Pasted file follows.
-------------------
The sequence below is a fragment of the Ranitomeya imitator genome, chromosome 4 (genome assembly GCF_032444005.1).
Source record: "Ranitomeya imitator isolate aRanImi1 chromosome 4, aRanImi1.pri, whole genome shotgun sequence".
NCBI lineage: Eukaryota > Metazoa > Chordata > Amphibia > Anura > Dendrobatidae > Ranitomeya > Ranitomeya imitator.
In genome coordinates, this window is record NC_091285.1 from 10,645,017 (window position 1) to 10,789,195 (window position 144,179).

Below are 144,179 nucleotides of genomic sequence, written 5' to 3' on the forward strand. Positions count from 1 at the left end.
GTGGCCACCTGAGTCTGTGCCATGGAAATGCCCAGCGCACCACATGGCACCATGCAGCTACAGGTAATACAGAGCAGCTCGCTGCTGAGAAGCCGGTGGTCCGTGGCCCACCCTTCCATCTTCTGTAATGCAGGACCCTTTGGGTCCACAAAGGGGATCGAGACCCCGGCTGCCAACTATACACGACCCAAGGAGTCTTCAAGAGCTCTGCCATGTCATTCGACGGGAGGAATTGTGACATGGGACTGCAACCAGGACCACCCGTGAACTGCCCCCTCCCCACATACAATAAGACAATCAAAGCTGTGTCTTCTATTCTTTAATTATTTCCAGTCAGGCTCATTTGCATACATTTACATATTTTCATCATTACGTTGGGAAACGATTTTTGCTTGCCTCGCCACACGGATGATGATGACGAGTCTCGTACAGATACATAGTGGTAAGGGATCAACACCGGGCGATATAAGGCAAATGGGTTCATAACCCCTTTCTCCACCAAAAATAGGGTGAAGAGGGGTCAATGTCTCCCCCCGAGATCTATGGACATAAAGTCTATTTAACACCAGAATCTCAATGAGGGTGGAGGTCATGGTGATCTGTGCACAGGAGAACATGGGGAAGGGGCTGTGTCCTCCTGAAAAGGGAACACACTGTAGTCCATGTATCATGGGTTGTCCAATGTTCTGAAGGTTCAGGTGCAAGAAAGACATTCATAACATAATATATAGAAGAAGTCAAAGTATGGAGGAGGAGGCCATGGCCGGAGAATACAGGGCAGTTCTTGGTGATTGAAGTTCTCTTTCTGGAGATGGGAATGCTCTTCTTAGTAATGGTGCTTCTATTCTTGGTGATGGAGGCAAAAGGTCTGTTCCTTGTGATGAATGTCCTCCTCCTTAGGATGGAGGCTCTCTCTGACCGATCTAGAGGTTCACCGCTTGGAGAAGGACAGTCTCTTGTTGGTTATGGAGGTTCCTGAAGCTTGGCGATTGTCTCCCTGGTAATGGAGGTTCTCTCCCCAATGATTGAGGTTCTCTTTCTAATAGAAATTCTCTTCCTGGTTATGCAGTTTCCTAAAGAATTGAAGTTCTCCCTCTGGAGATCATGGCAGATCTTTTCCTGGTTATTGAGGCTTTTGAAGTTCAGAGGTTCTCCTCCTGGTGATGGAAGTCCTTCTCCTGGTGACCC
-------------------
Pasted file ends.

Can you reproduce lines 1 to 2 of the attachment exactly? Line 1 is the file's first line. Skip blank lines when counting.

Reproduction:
The sequence below is a fragment of the Ranitomeya imitator genome, chromosome 4 (genome assembly GCF_032444005.1).
Source record: "Ranitomeya imitator isolate aRanImi1 chromosome 4, aRanImi1.pri, whole genome shotgun sequence".